When the head of the U.S. Supreme Court says artificial intelligence (AI) is having a significant impact on how the legal system in this country works, you pay attention. That's exactly what happened when Chief Justice John Roberts was asked the following question:
"Can you foresee a day when smart machines, driven with artificial intelligences, will assist with courtroom fact-finding or, more controversially even, judicial decision-making?"
His answer startled the audience.
"It's a day that's here and it's putting a significant strain on how the judiciary goes about doing things," he said, as reported by The New York Times.
In the last decade, the field of AI has experienced a renaissance. The field was long in the grip of an "AI winter," in which progress and funding dried up for decades, but technological breakthroughs in AI's power and accuracy changed all that. Today, giants like Google, Microsoft, and Amazon rely on AI to power their current and future profit centers.
Yet AI isn't just affecting tech giants and cutting-edge startups; it is transforming one of the oldest disciplines on the planet: the application of the law.
AI is already used to analyze documents and data during the legal discovery process, thanks to its ability to parse through millions of words faster (and more cheaply) than human beings. That alone could automate away or completely change the almost 300,000 paralegal and legal assistant jobs estimated to exist by the U.S. Bureau of Labor Statistics. However, that is just the beginning of AI's potential impact; it also is being used today to influence the outcomes of actual cases.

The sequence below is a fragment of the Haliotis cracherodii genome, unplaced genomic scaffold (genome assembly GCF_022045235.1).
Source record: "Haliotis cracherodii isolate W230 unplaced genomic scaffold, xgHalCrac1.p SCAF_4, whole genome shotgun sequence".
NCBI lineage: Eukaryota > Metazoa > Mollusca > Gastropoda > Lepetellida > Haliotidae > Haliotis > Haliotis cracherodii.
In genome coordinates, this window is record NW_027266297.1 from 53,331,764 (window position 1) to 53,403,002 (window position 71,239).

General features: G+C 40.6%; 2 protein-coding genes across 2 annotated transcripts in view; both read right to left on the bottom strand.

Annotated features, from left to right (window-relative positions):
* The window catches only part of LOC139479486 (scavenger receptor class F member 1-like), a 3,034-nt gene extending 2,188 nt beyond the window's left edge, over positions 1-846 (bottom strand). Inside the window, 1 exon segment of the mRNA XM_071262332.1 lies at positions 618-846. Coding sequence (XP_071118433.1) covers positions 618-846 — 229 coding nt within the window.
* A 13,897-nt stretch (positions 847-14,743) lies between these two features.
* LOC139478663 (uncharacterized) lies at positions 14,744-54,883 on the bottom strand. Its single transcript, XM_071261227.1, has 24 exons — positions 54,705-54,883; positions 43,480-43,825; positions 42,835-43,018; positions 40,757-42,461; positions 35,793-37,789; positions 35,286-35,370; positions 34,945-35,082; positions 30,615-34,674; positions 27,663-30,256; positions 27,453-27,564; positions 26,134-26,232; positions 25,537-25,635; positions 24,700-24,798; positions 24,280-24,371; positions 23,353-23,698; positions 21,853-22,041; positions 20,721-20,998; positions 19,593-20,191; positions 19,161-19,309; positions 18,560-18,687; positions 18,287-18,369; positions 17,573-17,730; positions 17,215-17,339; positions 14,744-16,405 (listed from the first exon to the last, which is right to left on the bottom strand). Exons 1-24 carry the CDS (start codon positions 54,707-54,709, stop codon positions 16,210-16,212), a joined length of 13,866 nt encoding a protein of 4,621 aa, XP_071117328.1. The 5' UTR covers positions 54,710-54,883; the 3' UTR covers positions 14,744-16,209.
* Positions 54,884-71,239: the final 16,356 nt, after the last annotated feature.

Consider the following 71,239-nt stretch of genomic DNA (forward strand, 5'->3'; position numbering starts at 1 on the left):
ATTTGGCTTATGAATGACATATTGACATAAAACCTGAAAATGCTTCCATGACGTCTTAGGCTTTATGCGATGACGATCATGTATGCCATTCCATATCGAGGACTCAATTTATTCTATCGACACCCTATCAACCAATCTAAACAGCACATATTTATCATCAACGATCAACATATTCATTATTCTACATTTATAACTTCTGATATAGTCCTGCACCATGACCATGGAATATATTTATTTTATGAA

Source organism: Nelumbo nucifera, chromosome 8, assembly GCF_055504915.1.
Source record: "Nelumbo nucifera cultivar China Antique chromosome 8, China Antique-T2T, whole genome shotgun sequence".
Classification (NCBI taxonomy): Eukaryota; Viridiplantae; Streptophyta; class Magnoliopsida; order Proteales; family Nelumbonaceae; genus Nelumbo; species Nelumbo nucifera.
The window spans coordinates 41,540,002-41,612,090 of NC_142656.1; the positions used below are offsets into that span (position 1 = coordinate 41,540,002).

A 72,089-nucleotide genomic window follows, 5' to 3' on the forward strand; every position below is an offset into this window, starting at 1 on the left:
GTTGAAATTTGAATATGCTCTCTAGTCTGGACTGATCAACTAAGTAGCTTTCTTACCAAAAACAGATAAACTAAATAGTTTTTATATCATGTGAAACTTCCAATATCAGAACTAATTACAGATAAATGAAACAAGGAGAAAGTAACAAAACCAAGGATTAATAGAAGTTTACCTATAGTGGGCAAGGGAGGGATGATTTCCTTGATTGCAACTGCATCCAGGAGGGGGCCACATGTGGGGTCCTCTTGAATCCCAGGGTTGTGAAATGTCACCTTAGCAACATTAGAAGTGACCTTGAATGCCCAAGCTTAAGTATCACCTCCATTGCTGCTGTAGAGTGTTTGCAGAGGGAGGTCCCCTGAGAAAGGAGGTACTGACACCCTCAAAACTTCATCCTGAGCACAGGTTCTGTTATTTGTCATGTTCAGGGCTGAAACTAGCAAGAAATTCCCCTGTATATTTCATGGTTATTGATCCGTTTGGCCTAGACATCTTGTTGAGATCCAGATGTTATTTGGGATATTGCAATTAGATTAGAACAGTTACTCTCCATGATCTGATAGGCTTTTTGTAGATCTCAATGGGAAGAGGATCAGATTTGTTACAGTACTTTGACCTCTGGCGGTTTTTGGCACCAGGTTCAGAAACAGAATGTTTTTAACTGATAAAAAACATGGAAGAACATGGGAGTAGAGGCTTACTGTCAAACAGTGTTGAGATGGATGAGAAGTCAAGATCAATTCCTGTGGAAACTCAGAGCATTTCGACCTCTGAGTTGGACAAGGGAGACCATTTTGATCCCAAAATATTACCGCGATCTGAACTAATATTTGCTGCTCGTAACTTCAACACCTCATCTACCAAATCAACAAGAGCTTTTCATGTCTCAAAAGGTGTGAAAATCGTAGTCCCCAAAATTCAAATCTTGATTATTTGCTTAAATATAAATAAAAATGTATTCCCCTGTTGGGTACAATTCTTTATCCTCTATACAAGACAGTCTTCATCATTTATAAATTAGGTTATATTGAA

In one high-profile 2017 case, a man named Eric Loomis was sentenced to six years in prison thanks, in part, to recommendations from AI algorithms. The system analyzed data about Loomis and made sentencing recommendations to a human judge on the suggested length of Loomis' sentence.
Make no mistake: AI-enhanced courtrooms may be more science fact than science fiction—for better or for worse.
Artificial intelligence holds some promise for the world of legal decisions.
In Canada, Randy Goebel, a professor in the computer science department of the University of Alberta working in conjunction with Japanese researchers, developed an algorithm that can pass the Japanese bar exam. Now, the team is working to develop AI that can "weigh contradicting legal evidence, rule on cases, and predict the outcomes of future trials," according to Canadian broadcaster CBC. The goal is to use machines to help humans make better legal decisions.